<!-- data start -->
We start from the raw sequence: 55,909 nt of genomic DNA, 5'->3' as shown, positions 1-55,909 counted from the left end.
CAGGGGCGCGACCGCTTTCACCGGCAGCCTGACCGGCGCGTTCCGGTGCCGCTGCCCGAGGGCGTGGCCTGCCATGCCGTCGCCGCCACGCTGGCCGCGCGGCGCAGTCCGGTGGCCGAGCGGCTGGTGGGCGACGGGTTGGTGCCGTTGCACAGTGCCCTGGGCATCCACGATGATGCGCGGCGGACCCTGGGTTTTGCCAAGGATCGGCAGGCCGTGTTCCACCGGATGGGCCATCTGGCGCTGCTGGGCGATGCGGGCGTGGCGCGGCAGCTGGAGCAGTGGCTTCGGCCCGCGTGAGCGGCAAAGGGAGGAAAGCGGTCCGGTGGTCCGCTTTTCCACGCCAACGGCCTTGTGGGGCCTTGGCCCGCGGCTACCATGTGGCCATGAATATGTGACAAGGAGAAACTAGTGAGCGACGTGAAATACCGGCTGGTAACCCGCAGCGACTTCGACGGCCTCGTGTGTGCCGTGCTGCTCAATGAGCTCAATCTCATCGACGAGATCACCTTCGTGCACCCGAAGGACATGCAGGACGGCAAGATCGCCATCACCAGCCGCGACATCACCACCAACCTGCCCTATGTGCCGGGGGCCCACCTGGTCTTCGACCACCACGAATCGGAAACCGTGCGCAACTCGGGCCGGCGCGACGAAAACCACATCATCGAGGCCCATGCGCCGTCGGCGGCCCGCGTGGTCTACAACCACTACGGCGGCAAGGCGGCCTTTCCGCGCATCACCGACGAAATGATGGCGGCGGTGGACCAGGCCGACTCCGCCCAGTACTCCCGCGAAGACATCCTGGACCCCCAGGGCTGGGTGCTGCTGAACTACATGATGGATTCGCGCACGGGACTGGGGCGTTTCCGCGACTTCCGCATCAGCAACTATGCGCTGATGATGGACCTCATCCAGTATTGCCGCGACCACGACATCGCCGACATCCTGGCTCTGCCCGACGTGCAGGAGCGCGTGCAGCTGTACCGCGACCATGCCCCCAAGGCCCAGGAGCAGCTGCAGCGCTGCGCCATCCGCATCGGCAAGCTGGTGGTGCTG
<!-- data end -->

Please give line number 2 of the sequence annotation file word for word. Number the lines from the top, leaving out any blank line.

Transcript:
CAGGGGCGCGACCGCTTTCACCGGCAGCCTGACCGGCGCGTTCCGGTGCCGCTGCCCGAGGGCGTGGCCTGCCATGCCGTCGCCGCCACGCTGGCCGCGCGGCGCAGTCCGGTGGCCGAGCGGCTGGTGGGCGACGGGTTGGTGCCGTTGCACAGTGCCCTGGGCATCCACGATGATGCGCGGCGGACCCTGGGTTTTGCCAAGGATCGGCAGGCCGTGTTCCACCGGATGGGCCATCTGGCGCTGCTGGGCGATGCGGGCGTGGCGCGGCAGCTGGAGCAGTGGCTTCGGCCCGCGTGAGCGGCAAAGGGAGGAAAGCGGTCCGGTGGTCCGCTTTTCCACGCCAACGGCCTTGTGGGGCCTTGGCCCGCGGCTACCATGTGGCCATGAATATGTGACAAGGAGAAACTAGTGAGCGACGTGAAATACCGGCTGGTAACCCGCAGCGACTTCGACGGCCTCGTGTGTGCCGTGCTGCTCAATGAGCTCAATCTCATCGACGAGATCACCTTCGTGCACCCGAAGGACATGCAGGACGGCAAGATCGCCATCACCAGCCGCGACATCACCACCAACCTGCCCTATGTGCCGGGGGCCCACCTGGTCTTCGACCACCACGAATCGGAAACCGTGCGCAACTCGGGCCGGCGCGACGAAAACCACATCATCGAGGCCCATGCGCCGTCGGCGGCCCGCGTGGTCTACAACCACTACGGCGGCAAGGCGGCCTTTCCGCGCATCACCGACGAAATGATGGCGGCGGTGGACCAGGCCGACTCCGCCCAGTACTCCCGCGAAGACATCCTGGACCCCCAGGGCTGGGTGCTGCTGAACTACATGATGGATTCGCGCACGGGACTGGGGCGTTTCCGCGACTTCCGCATCAGCAACTATGCGCTGATGATGGACCTCATCCAGTATTGCCGCGACCACGACATCGCCGACATCCTGGCTCTGCCCGACGTGCAGGAGCGCGTGCAGCTGTACCGCGACCATGCCCCCAAGGCCCAGGAGCAGCTGCAGCGCTGCGCCATCCGCATCGGCAAGCTGGTGGTGCTG